Photography by Kevin King
Ojai Valley News - Friday, January 26, 2018
Youth Musical Precipitates an Enjoyable Evening
Review by Sami Zahringer
Lately, we cannot count on rain in the Ojai Valley but you can at least count on it raining, literally, at OYES Youth Center Stage for the next two weekends in their dazzling new production, “Singin’ in The Rain, Jr.,” complete with actual rain on the stage.
Despite all the disruption of the Thomas Fire, Ojai Youth Entertainers Studio (OYES), the-little-acting-company-that-could, has pulled off a triumph to rival last year’s acclaimed production of “Annie” and their smash hit, “The Lion King.” The enthusiastic, hard-working cast and seemingly indefatigable crew have shown a resilience that is genuinely inspiring in its energy and sheer heart, and which fully embodies the spirit of “The show must go on!”
The production features three separate casts plus a Tots’ cast, to accommodate the increasing number of young people OYES is attracting through popular classes in musical theatre, improvisation, acting, voice, and, coming in the Spring, a stage-combat class.
At the time of review, it was the turn of the Tiger Cast to tread the boards, and to watch them belt out the many memorable tunes in the production, so clearly enjoying every minute of it, was an audience-rousing treat. Directors Daena Bleu Santoyo, and Cassie Kelso (Santoyo also wearing a great many other hats in the production team) have coaxed solid performances from their talented actors who are, regrettably, too many to list in full here. The story takes place in 1920s Hollywood, The “talkie” has just arrived in the form of “The Jazz Singer,” shaking up the industry, making studio heads nervous, and marking the transition away from silent cinema. Don Lockwood and Lina Lamont are the darlings of the silent screen but things behind the scenes are far from harmonious. In addition, diva extraordinaire Lina’s talents are strictly limited to her looks, and her ear-splitting voice and broad New York accent are decidedly more suited to silent movies. How is the studio to produce a talkie with a leading lady like that? Zesty Jasmine Kaiwai is hilariously scene-stealing as Lina, and Melia Rigsby is in fine voice as screen legend Don Lockwood. Aided by his best friend Cosmo, (a truly, inspired ham-it-up, vaudevillian performance from wise-cracking Hunter Keenan in the role) Don persuades studio head R.F. Simpson (Jocelyn Trent) to convert their latest silent movie into a talkie. Enter golden-voiced Kathy Seldon (the delightful Kyra Maal-King) to voice-over Lina’s lines and to steal Don’s heart. Vocal Director, Connie Woodson, has got the best out of the talented principals and the big, all-cast numbers, choreographed by Emma-Rose Allen* are pure razzle-dazzle. Even the youngest performers hit their marks and stay in-step in the dance numbers - remarkable after the six week gap in rehearsals due to the Thomas fire.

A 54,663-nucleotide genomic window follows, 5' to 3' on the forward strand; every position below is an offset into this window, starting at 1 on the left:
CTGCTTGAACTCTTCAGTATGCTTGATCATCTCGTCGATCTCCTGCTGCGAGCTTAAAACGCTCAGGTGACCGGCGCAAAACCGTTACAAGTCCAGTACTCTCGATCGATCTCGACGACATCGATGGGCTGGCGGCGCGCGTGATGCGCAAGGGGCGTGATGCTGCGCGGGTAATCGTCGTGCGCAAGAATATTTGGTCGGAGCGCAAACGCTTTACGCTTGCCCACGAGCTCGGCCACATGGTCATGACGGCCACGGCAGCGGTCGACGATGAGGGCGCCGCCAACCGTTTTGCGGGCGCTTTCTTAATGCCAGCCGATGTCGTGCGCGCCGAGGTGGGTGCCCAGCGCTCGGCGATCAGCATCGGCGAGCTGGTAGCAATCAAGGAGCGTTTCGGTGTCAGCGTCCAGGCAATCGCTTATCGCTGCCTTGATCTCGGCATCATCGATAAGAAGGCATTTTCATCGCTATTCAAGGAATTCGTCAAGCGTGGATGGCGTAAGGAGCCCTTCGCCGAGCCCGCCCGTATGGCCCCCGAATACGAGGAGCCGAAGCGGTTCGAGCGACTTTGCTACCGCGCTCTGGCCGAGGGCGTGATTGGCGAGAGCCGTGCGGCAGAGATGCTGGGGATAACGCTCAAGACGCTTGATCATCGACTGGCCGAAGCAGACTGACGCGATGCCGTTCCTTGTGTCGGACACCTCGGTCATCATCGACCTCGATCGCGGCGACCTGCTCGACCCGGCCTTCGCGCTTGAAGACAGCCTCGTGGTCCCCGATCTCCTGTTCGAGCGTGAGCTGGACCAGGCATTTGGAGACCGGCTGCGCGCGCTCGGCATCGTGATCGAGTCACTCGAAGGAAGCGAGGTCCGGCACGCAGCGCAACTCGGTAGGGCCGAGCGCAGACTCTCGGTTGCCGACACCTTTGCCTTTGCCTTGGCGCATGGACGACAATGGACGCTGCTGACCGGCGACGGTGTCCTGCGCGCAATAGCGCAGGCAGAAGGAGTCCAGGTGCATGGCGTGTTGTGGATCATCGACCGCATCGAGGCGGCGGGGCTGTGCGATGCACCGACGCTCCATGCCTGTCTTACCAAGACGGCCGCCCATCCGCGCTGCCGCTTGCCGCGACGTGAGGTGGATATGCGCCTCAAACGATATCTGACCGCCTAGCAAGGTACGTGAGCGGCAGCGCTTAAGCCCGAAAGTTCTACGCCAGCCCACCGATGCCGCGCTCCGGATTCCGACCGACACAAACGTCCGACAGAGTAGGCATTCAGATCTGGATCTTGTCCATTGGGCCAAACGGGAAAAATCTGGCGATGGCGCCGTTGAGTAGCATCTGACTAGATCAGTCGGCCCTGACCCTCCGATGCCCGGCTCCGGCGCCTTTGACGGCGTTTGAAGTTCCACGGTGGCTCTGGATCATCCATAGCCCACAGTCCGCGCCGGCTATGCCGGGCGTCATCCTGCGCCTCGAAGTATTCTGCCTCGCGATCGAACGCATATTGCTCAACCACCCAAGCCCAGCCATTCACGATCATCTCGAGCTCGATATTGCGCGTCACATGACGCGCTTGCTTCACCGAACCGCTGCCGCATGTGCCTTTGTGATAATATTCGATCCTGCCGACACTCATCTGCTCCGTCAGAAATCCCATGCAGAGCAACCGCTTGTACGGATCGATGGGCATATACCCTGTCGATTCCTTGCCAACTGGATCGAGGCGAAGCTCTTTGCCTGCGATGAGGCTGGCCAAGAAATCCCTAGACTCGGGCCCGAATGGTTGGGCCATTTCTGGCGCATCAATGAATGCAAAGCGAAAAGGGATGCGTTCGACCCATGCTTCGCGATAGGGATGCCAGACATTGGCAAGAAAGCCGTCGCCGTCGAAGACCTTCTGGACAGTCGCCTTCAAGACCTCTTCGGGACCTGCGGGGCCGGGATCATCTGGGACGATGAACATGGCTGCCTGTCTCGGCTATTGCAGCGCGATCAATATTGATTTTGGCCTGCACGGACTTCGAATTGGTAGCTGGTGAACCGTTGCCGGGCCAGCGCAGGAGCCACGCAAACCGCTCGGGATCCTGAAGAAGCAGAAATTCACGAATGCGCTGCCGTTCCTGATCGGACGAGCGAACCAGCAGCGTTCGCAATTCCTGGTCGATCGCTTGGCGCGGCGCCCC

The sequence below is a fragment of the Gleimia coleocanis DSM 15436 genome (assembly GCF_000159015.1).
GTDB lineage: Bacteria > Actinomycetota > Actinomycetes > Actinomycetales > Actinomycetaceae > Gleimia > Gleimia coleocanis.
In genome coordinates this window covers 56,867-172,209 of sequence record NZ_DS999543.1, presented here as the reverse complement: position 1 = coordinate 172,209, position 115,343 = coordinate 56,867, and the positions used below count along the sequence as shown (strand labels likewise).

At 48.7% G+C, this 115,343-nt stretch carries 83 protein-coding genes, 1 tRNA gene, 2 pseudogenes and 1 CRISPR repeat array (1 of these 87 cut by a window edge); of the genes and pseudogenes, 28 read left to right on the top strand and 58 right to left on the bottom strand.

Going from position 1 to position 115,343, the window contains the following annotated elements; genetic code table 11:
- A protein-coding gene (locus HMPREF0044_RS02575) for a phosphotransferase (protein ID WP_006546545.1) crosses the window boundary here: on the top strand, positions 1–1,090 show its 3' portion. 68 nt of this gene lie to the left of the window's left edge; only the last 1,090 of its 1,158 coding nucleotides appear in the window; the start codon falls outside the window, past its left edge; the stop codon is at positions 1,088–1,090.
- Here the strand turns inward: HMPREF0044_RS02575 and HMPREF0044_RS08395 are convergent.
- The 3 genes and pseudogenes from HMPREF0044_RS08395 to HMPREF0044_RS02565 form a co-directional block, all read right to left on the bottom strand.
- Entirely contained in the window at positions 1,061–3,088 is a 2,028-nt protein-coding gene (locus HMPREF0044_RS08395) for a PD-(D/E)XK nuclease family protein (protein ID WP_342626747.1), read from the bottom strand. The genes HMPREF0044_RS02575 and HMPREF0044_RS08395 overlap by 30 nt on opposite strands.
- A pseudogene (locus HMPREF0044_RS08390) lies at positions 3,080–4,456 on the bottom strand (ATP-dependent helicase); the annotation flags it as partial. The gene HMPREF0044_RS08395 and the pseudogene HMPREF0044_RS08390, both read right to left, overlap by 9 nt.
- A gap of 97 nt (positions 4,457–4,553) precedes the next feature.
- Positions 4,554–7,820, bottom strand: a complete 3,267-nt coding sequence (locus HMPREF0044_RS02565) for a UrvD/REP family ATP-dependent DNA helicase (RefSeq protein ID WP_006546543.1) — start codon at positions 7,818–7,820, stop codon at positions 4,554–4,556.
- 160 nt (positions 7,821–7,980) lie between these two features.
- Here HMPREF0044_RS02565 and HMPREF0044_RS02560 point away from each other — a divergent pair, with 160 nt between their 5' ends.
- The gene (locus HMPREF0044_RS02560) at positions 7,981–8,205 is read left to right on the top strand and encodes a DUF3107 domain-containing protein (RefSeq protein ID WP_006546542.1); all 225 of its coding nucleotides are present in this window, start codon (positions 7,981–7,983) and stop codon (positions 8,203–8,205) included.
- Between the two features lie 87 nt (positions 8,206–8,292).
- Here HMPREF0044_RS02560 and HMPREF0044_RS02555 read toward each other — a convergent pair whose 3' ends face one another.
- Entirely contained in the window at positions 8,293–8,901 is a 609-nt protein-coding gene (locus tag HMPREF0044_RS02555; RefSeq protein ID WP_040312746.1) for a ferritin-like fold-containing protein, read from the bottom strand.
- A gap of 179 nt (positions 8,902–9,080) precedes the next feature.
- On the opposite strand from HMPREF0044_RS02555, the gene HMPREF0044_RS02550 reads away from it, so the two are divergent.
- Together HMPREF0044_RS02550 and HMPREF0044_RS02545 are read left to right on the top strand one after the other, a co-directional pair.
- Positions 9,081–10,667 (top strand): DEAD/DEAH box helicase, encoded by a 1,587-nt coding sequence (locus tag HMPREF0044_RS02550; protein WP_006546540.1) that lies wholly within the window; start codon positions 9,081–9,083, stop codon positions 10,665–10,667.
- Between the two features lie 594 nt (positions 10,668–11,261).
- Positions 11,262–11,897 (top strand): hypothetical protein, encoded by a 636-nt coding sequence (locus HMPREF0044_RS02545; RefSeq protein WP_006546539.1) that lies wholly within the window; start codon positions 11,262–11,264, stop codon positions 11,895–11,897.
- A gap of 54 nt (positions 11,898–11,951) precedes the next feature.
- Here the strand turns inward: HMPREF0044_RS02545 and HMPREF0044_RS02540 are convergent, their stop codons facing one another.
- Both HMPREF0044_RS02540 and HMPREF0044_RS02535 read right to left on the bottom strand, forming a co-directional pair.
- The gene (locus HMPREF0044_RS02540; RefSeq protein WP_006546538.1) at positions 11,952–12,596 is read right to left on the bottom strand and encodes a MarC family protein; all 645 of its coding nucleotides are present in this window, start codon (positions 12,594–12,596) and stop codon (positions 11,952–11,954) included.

Special mention ought to be made of the wonderfully trilling “Moses Supposes” performance by Emily Shurmer as the elocution teacher; Taylor Carney as the Radio Announcer; Ula Leavitt as the frazzled film director; and Alula Alderson as Lina’s best friend, Roz. Costumes and set design by Artistic Director, Megg-Sicotte Kelly, situate us firmly and colorfully in 1920s Tinseltown and, as Technical Director, she has created an ingenious, show-stopping, on-stage rain-maker. Children’s musical theatre might not be your first idea for a pre-dinner treat but, if you have an hour to spare in the next two weekends, there can be few things in the valley more worthy of your time for sheer delight and hilarity than “Singin’ in The Rain, Jr.” with its snappy dialogue foot-tapping, well-known show-numbers, memorable performances, and high production values. OYES goes from strength to strength. “Singin’ in The Rain, Jr.” runs through February 11th at OYES Youth Center Stage, 907 El Centro St. Ojai. Fri. and Sat. at 6pm, and Sat. and Su. matinees at 2pm. Tickets are $10. For more information, go to OYESpresents.org
*With choreography assisted and co-instructed by Sarah Arlon